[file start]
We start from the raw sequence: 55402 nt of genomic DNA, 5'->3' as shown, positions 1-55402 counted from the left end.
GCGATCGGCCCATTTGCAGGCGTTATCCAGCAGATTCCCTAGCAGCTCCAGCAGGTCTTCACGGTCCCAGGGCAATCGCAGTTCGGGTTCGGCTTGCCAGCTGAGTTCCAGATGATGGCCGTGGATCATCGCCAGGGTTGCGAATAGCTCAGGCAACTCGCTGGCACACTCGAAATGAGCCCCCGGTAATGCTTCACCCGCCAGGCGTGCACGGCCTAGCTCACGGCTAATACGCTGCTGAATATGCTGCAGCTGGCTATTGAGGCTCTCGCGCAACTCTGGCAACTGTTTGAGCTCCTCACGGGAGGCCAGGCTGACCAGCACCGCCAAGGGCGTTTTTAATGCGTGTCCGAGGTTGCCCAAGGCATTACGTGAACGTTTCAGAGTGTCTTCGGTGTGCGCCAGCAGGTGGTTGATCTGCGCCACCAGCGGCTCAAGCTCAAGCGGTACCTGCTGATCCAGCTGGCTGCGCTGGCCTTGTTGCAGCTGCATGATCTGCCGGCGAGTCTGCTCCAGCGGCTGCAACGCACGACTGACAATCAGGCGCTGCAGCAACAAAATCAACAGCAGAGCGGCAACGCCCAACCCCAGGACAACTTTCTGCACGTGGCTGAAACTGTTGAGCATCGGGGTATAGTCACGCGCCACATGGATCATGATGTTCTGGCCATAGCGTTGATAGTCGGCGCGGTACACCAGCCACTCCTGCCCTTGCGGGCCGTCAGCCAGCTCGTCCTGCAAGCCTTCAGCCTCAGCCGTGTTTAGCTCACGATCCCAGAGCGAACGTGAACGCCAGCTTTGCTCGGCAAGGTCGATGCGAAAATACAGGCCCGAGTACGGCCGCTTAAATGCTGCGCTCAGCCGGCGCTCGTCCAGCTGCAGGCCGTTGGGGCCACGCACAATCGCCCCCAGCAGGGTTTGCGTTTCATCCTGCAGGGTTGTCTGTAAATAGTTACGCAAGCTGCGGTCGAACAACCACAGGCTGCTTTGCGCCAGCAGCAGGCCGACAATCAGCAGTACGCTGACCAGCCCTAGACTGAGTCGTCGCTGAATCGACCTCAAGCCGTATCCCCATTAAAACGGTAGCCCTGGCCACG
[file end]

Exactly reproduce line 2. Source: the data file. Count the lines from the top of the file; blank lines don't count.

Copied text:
GCGATCGGCCCATTTGCAGGCGTTATCCAGCAGATTCCCTAGCAGCTCCAGCAGGTCTTCACGGTCCCAGGGCAATCGCAGTTCGGGTTCGGCTTGCCAGCTGAGTTCCAGATGATGGCCGTGGATCATCGCCAGGGTTGCGAATAGCTCAGGCAACTCGCTGGCACACTCGAAATGAGCCCCCGGTAATGCTTCACCCGCCAGGCGTGCACGGCCTAGCTCACGGCTAATACGCTGCTGAATATGCTGCAGCTGGCTATTGAGGCTCTCGCGCAACTCTGGCAACTGTTTGAGCTCCTCACGGGAGGCCAGGCTGACCAGCACCGCCAAGGGCGTTTTTAATGCGTGTCCGAGGTTGCCCAAGGCATTACGTGAACGTTTCAGAGTGTCTTCGGTGTGCGCCAGCAGGTGGTTGATCTGCGCCACCAGCGGCTCAAGCTCAAGCGGTACCTGCTGATCCAGCTGGCTGCGCTGGCCTTGTTGCAGCTGCATGATCTGCCGGCGAGTCTGCTCCAGCGGCTGCAACGCACGACTGACAATCAGGCGCTGCAGCAACAAAATCAACAGCAGAGCGGCAACGCCCAACCCCAGGACAACTTTCTGCACGTGGCTGAAACTGTTGAGCATCGGGGTATAGTCACGCGCCACATGGATCATGATGTTCTGGCCATAGCGTTGATAGTCGGCGCGGTACACCAGCCACTCCTGCCCTTGCGGGCCGTCAGCCAGCTCGTCCTGCAAGCCTTCAGCCTCAGCCGTGTTTAGCTCACGATCCCAGAGCGAACGTGAACGCCAGCTTTGCTCGGCAAGGTCGATGCGAAAATACAGGCCCGAGTACGGCCGCTTAAATGCTGCGCTCAGCCGGCGCTCGTCCAGCTGCAGGCCGTTGGGGCCACGCACAATCGCCCCCAGCAGGGTTTGCGTTTCATCCTGCAGGGTTGTCTGTAAATAGTTACGCAAGCTGCGGTCGAACAACCACAGGCTGCTTTGCGCCAGCAGCAGGCCGACAATCAGCAGTACGCTGACCAGCCCTAGACTGAGTCGTCGCTGAATCGACCTCAAGCCGTATCCCCATTAAAACGGTAGCCCTGGCCACG